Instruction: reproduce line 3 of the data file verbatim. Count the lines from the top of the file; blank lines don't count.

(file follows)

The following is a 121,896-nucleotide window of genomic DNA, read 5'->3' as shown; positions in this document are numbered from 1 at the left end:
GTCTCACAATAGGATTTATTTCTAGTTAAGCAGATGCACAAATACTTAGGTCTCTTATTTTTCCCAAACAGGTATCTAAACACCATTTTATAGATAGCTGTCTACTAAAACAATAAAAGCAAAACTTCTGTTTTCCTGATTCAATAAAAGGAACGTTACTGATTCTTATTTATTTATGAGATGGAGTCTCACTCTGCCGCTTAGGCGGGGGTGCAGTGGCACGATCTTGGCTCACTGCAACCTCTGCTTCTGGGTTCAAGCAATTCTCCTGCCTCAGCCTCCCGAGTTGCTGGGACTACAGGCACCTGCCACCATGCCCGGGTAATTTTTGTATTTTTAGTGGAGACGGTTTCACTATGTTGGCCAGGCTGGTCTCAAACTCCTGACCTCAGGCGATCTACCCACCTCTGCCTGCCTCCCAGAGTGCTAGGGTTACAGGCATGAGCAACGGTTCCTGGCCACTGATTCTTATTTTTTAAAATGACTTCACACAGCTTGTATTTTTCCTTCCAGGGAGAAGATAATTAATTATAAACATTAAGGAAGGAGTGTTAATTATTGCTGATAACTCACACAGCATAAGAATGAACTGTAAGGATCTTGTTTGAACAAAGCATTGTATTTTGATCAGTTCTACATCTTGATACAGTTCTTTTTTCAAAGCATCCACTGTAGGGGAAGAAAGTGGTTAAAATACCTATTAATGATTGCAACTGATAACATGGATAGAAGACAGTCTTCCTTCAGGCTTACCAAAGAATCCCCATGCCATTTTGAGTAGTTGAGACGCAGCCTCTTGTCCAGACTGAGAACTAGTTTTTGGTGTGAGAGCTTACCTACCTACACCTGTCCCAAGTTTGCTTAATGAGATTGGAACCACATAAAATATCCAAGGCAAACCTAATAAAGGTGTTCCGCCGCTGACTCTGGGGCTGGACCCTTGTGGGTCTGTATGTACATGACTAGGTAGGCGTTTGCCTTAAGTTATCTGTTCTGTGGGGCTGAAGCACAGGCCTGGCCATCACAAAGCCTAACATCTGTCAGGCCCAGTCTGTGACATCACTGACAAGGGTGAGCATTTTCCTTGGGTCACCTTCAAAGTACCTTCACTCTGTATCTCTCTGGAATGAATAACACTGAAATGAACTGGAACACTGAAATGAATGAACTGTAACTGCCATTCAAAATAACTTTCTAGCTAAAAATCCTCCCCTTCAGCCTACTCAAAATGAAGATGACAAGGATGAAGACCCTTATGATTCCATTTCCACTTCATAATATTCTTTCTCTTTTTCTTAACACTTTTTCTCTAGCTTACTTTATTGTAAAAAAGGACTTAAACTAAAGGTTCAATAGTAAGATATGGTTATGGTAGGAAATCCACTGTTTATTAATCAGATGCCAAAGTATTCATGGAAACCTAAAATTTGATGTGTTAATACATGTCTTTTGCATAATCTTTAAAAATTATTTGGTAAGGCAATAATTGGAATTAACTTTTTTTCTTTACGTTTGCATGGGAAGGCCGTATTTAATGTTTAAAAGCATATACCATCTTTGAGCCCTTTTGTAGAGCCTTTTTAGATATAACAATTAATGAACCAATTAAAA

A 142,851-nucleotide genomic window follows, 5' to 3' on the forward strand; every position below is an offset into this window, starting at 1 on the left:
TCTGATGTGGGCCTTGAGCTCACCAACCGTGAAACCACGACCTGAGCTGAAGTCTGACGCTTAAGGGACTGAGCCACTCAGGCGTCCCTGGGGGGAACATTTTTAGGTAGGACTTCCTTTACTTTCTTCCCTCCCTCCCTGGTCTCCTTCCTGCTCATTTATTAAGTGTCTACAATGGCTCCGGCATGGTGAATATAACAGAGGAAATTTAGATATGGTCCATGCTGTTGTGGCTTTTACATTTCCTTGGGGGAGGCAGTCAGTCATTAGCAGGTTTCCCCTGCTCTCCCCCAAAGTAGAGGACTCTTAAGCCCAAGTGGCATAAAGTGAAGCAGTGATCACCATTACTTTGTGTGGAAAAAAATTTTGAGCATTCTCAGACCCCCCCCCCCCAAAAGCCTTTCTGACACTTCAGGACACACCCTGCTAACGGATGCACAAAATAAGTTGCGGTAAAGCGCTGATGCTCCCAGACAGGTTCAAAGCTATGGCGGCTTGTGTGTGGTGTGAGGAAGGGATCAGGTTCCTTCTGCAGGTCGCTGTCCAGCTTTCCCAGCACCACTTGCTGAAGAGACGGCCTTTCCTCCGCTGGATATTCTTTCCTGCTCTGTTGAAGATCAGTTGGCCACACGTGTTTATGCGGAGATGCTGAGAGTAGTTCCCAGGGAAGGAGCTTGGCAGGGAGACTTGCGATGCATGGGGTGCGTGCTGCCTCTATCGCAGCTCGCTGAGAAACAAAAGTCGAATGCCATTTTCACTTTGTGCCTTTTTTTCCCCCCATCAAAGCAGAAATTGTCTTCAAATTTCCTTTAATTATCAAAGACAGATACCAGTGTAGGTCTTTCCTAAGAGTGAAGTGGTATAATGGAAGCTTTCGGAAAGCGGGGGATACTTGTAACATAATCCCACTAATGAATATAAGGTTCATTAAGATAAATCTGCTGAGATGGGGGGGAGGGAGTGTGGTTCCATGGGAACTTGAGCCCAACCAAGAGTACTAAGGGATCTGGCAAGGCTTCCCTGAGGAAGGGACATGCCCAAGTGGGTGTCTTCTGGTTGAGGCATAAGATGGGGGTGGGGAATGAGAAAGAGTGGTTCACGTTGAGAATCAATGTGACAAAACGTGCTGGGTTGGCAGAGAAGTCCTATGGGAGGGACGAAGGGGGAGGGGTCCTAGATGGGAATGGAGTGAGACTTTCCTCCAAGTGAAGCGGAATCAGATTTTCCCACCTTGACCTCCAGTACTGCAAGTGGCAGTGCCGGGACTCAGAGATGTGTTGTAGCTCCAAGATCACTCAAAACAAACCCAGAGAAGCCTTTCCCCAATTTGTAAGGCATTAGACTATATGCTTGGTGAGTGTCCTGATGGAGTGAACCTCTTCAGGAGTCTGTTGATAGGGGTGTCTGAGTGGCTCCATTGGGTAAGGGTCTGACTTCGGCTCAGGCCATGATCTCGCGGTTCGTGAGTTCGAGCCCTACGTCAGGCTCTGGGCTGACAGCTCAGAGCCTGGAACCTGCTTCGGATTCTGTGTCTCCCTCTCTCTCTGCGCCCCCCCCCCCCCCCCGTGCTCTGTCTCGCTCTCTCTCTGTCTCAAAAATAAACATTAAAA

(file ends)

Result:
A 142,851-nucleotide genomic window follows, 5' to 3' on the forward strand; every position below is an offset into this window, starting at 1 on the left: